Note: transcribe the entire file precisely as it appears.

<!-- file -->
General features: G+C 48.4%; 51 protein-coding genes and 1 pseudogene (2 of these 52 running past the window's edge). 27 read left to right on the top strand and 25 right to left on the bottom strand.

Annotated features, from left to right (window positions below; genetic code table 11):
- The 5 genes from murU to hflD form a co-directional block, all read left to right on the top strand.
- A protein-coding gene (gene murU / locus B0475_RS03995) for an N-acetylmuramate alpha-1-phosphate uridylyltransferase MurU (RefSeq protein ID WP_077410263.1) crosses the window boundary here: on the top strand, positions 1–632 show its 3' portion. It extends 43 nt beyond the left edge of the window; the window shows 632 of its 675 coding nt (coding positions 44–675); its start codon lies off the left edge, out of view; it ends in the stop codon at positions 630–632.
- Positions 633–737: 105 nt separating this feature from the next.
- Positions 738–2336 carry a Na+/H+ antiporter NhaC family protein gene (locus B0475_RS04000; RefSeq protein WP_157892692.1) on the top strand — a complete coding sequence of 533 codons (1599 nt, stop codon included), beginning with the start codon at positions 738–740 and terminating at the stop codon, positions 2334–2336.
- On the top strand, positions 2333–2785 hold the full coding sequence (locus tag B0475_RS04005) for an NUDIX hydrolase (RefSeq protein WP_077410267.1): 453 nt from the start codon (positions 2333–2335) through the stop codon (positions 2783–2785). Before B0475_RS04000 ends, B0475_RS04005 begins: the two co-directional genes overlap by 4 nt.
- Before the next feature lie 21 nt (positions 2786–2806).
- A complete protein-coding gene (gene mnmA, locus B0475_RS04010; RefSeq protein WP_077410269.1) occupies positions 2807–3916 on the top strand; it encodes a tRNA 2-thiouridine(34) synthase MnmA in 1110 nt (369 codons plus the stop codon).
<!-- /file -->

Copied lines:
General features: G+C 48.4%; 51 protein-coding genes and 1 pseudogene (2 of these 52 running past the window's edge). 27 read left to right on the top strand and 25 right to left on the bottom strand.

Annotated features, from left to right (window positions below; genetic code table 11):
- The 5 genes from murU to hflD form a co-directional block, all read left to right on the top strand.
- A protein-coding gene (gene murU / locus B0475_RS03995) for an N-acetylmuramate alpha-1-phosphate uridylyltransferase MurU (RefSeq protein ID WP_077410263.1) crosses the window boundary here: on the top strand, positions 1–632 show its 3' portion. It extends 43 nt beyond the left edge of the window; the window shows 632 of its 675 coding nt (coding positions 44–675); its start codon lies off the left edge, out of view; it ends in the stop codon at positions 630–632.
- Positions 633–737: 105 nt separating this feature from the next.
- Positions 738–2336 carry a Na+/H+ antiporter NhaC family protein gene (locus B0475_RS04000; RefSeq protein WP_157892692.1) on the top strand — a complete coding sequence of 533 codons (1599 nt, stop codon included), beginning with the start codon at positions 738–740 and terminating at the stop codon, positions 2334–2336.
- On the top strand, positions 2333–2785 hold the full coding sequence (locus tag B0475_RS04005) for an NUDIX hydrolase (RefSeq protein WP_077410267.1): 453 nt from the start codon (positions 2333–2335) through the stop codon (positions 2783–2785). Before B0475_RS04000 ends, B0475_RS04005 begins: the two co-directional genes overlap by 4 nt.
- Before the next feature lie 21 nt (positions 2786–2806).
- A complete protein-coding gene (gene mnmA, locus B0475_RS04010; RefSeq protein WP_077410269.1) occupies positions 2807–3916 on the top strand; it encodes a tRNA 2-thiouridine(34) synthase MnmA in 1110 nt (369 codons plus the stop codon).